Science

Solar mission: NASA to send first probe within 4 million miles of Sun next year

NASA planning to send first ever robotic spacecraft to Sun next year

The US space agency NASA is planning to send its first ever unmanned robotic probe to observe Sun in 2018. The spacecraft will get within four million miles of the extremely hot Sun atmosphere. The major challenge for the NASA scientists is to make a spacecraft that can withstand such high temperature and prevent it from evaporating.

The American space agency has sent probes to the moon and different planets; farthest being the New Horizons spacecraft to explore dwarf planet, Pluto. However, it will be the first attempt to send a probe to the Sun located nearly 100 million miles far from earth.

Unlike landing probes on Mars and Moon, scientists cannot land a probe on the Sun, but they will try to make the closest approach to the Sun while keeping the spacecraft alive.

“This is going to be our first mission to fly to the Sun,” said Eric Christian, a NASA research scientist at Goddard Space Flight Centre. “We can’t get to the very surface of the Sun, but the mission will get close enough to answer three important questions.”

It is to be noticed that scientists once sent a spacecraft to Mercury which is the hottest planet and the spacecraft evaporated and stopped responding to commands within few minutes after reaching Mercury. Temperature near Sun will be even more violent which can destroy the spacecraft even before it reaches the planned orbit.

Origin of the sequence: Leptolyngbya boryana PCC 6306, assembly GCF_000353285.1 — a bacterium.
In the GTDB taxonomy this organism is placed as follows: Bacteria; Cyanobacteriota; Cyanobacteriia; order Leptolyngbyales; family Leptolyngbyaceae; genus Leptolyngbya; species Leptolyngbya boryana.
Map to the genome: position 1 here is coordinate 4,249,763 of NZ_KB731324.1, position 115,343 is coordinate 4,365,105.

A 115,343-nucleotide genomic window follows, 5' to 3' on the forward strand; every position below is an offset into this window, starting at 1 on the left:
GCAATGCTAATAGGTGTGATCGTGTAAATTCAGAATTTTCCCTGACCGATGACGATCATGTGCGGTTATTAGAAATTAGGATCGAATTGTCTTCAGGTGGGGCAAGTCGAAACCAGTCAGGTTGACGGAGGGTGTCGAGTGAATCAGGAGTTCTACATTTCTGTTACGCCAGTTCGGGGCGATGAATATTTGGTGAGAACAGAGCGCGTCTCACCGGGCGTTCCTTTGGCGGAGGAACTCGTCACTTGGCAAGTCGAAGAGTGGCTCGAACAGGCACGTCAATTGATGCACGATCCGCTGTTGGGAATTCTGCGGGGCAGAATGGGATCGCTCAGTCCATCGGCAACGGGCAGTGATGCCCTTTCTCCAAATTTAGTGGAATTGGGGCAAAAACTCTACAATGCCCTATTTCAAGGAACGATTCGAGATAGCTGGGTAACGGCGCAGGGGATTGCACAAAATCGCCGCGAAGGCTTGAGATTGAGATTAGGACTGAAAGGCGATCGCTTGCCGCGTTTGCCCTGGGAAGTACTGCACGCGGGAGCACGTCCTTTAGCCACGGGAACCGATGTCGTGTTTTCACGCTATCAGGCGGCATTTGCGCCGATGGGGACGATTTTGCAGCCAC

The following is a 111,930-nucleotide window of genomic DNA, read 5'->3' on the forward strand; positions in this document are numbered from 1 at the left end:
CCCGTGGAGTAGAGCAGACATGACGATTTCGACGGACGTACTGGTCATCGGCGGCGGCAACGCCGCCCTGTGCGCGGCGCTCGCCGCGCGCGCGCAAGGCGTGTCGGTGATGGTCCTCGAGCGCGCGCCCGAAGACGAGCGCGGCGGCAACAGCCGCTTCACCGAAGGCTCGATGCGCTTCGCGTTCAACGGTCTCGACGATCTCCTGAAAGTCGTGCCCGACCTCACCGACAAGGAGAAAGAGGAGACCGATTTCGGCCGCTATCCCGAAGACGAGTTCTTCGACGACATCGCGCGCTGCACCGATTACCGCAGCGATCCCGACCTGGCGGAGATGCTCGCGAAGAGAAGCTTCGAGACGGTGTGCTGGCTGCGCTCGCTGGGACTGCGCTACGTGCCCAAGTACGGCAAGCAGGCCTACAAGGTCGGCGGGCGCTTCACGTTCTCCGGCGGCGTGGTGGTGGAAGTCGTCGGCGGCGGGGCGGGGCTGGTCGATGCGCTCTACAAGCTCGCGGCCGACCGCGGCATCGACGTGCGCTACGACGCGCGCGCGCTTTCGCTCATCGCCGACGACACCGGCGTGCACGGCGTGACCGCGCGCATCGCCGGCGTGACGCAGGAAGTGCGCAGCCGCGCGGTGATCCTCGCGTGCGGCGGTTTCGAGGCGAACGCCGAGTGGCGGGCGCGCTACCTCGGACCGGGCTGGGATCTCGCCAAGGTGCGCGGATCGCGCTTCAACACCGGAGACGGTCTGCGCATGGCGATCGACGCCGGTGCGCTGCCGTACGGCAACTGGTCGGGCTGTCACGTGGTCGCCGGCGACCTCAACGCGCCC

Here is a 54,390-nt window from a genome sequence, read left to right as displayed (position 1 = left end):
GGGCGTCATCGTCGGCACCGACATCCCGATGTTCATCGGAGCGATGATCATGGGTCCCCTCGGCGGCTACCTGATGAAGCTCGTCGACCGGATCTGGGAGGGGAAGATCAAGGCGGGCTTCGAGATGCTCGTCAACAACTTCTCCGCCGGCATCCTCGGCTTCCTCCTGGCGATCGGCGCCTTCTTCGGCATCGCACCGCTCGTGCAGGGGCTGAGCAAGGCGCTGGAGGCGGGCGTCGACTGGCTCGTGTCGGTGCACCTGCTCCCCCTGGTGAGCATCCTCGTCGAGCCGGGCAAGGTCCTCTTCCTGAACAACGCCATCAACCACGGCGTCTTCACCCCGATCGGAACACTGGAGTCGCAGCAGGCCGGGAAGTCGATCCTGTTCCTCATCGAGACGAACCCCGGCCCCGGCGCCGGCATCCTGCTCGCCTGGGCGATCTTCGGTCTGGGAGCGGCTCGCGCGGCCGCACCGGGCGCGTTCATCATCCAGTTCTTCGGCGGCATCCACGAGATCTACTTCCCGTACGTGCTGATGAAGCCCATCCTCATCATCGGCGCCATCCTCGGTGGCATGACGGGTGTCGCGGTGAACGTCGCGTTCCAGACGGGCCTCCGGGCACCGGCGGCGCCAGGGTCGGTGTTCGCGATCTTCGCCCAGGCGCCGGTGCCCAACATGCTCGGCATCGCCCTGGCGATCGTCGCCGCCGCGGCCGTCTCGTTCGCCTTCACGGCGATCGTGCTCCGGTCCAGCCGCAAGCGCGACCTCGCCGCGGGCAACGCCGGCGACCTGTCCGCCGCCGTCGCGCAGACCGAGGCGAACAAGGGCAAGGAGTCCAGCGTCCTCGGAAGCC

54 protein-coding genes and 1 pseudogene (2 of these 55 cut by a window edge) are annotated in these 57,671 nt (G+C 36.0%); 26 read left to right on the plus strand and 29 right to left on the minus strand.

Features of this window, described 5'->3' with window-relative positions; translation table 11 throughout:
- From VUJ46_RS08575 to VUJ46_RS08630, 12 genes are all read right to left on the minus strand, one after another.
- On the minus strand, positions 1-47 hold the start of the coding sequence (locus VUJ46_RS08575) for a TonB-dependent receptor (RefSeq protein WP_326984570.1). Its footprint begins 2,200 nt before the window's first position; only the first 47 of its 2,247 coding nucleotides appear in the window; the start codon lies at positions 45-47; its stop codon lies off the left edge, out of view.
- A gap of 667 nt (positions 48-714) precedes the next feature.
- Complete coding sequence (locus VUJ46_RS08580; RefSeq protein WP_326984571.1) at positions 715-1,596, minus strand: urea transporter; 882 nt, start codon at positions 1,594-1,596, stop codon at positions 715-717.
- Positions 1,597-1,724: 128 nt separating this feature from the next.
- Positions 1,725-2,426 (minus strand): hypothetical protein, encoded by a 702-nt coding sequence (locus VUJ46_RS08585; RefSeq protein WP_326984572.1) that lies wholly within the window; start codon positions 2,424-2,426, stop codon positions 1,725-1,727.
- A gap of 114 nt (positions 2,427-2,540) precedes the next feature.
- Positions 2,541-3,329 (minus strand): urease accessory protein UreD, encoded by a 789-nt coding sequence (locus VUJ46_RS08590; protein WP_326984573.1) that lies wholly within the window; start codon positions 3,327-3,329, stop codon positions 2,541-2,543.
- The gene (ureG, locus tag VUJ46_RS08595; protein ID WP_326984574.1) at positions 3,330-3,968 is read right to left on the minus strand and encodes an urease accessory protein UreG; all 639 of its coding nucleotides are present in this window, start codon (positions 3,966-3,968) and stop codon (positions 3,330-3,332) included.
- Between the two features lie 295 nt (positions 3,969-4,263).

NASA scientists say that surface temperature of Sun is pretty low at 5,500 degrees Celsius; however, solar atmosphere is very hot at two million degrees Celsius. The farther we get from the solar surface, the hotter it becomes for millions of miles. Also, solar flares coming from Sub are very hot and can go up to millions of miles dissipating a large amount of heat in the surrounding making it scorching.

Researchers at NASA are developing material that can withstand such extreme temperature. As per the reports, they have designed a 1.4 centimetres carbon-composite shield that can survive at 1,370 degrees Celsius. However, the material is not enough and scientists are working to improve the endurance capability and also designing a new heat shield to protect the spacecraft.

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Megha Singh

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